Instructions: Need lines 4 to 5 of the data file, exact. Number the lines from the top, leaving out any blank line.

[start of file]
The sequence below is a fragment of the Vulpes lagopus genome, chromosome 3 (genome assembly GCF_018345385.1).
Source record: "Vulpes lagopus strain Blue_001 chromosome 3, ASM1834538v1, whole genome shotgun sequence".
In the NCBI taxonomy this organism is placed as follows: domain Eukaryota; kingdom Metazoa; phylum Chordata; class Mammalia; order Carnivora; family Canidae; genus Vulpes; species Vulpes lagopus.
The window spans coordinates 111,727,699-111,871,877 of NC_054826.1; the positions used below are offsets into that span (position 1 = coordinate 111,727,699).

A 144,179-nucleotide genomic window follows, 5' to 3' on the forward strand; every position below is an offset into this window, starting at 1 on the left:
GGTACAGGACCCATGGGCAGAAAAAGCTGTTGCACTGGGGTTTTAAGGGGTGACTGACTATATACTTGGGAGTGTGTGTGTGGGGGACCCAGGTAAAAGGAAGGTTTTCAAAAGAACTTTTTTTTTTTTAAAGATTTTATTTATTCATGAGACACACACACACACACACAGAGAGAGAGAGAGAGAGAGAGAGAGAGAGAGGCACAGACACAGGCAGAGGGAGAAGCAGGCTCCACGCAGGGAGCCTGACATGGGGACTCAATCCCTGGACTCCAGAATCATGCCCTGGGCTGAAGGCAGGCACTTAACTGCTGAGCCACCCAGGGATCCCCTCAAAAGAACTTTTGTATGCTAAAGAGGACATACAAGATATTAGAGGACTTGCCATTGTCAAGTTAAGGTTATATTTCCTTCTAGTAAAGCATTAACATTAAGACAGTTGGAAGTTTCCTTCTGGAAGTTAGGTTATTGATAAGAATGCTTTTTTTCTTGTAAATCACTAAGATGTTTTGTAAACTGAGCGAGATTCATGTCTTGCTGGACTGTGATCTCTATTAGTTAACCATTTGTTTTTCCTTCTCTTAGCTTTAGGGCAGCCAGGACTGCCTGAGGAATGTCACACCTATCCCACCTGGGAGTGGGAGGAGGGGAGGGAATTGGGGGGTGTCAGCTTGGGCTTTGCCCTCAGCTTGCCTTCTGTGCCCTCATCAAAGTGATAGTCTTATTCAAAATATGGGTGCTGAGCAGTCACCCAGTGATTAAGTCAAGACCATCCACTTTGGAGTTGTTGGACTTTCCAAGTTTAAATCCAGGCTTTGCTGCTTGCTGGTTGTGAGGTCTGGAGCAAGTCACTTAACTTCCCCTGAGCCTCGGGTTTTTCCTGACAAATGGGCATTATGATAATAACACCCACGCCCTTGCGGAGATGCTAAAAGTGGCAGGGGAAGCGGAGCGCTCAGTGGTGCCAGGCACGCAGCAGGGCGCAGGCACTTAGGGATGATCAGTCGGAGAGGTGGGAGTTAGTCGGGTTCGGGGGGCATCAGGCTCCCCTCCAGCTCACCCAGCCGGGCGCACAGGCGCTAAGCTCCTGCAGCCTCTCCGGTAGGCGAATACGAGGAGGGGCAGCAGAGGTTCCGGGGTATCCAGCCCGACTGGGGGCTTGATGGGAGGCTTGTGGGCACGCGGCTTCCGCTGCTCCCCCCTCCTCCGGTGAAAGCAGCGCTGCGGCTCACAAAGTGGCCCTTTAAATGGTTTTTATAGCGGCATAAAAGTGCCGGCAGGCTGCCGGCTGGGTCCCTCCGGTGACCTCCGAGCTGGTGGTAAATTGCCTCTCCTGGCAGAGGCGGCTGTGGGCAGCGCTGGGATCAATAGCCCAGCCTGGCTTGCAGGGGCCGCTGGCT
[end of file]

The window spans coordinates 111,727,699-111,871,877 of NC_054826.1; the positions used below are offsets into that span (position 1 = coordinate 111,727,699).

A 144,179-nucleotide genomic window follows, 5' to 3' on the forward strand; every position below is an offset into this window, starting at 1 on the left: